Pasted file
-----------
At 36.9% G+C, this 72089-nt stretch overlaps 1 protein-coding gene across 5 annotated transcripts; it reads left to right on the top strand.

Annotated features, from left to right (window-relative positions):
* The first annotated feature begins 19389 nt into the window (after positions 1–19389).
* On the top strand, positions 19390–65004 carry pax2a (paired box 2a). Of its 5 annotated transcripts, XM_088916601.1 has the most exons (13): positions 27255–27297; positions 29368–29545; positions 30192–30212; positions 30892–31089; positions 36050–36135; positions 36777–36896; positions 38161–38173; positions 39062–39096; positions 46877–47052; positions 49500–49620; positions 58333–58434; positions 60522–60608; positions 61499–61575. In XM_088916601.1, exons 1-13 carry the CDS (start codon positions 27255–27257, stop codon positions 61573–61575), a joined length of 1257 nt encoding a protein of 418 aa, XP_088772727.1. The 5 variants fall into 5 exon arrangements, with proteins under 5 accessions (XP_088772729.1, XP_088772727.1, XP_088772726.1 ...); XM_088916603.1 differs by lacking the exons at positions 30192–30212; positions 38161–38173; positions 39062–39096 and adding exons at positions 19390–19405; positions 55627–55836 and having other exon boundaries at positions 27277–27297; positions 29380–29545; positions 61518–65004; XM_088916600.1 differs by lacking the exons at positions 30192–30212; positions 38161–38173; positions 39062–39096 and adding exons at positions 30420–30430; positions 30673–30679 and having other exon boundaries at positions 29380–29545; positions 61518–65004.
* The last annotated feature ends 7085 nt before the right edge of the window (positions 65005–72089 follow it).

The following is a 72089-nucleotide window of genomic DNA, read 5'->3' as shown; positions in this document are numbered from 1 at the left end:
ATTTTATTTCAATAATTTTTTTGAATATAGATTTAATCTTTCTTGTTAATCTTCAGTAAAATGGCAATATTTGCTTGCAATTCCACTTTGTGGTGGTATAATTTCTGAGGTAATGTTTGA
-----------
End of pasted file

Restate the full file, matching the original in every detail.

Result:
At 36.9% G+C, this 72089-nt stretch overlaps 1 protein-coding gene across 5 annotated transcripts; it reads left to right on the top strand.

Annotated features, from left to right (window-relative positions):
* The first annotated feature begins 19389 nt into the window (after positions 1–19389).
* On the top strand, positions 19390–65004 carry pax2a (paired box 2a). Of its 5 annotated transcripts, XM_088916601.1 has the most exons (13): positions 27255–27297; positions 29368–29545; positions 30192–30212; positions 30892–31089; positions 36050–36135; positions 36777–36896; positions 38161–38173; positions 39062–39096; positions 46877–47052; positions 49500–49620; positions 58333–58434; positions 60522–60608; positions 61499–61575. In XM_088916601.1, exons 1-13 carry the CDS (start codon positions 27255–27257, stop codon positions 61573–61575), a joined length of 1257 nt encoding a protein of 418 aa, XP_088772727.1. The 5 variants fall into 5 exon arrangements, with proteins under 5 accessions (XP_088772729.1, XP_088772727.1, XP_088772726.1 ...); XM_088916603.1 differs by lacking the exons at positions 30192–30212; positions 38161–38173; positions 39062–39096 and adding exons at positions 19390–19405; positions 55627–55836 and having other exon boundaries at positions 27277–27297; positions 29380–29545; positions 61518–65004; XM_088916600.1 differs by lacking the exons at positions 30192–30212; positions 38161–38173; positions 39062–39096 and adding exons at positions 30420–30430; positions 30673–30679 and having other exon boundaries at positions 29380–29545; positions 61518–65004.
* The last annotated feature ends 7085 nt before the right edge of the window (positions 65005–72089 follow it).

The following is a 72089-nucleotide window of genomic DNA, read 5'->3' as shown; positions in this document are numbered from 1 at the left end:
ATTTTATTTCAATAATTTTTTTGAATATAGATTTAATCTTTCTTGTTAATCTTCAGTAAAATGGCAATATTTGCTTGCAATTCCACTTTGTGGTGGTATAATTTCTGAGGTAATGTTTGA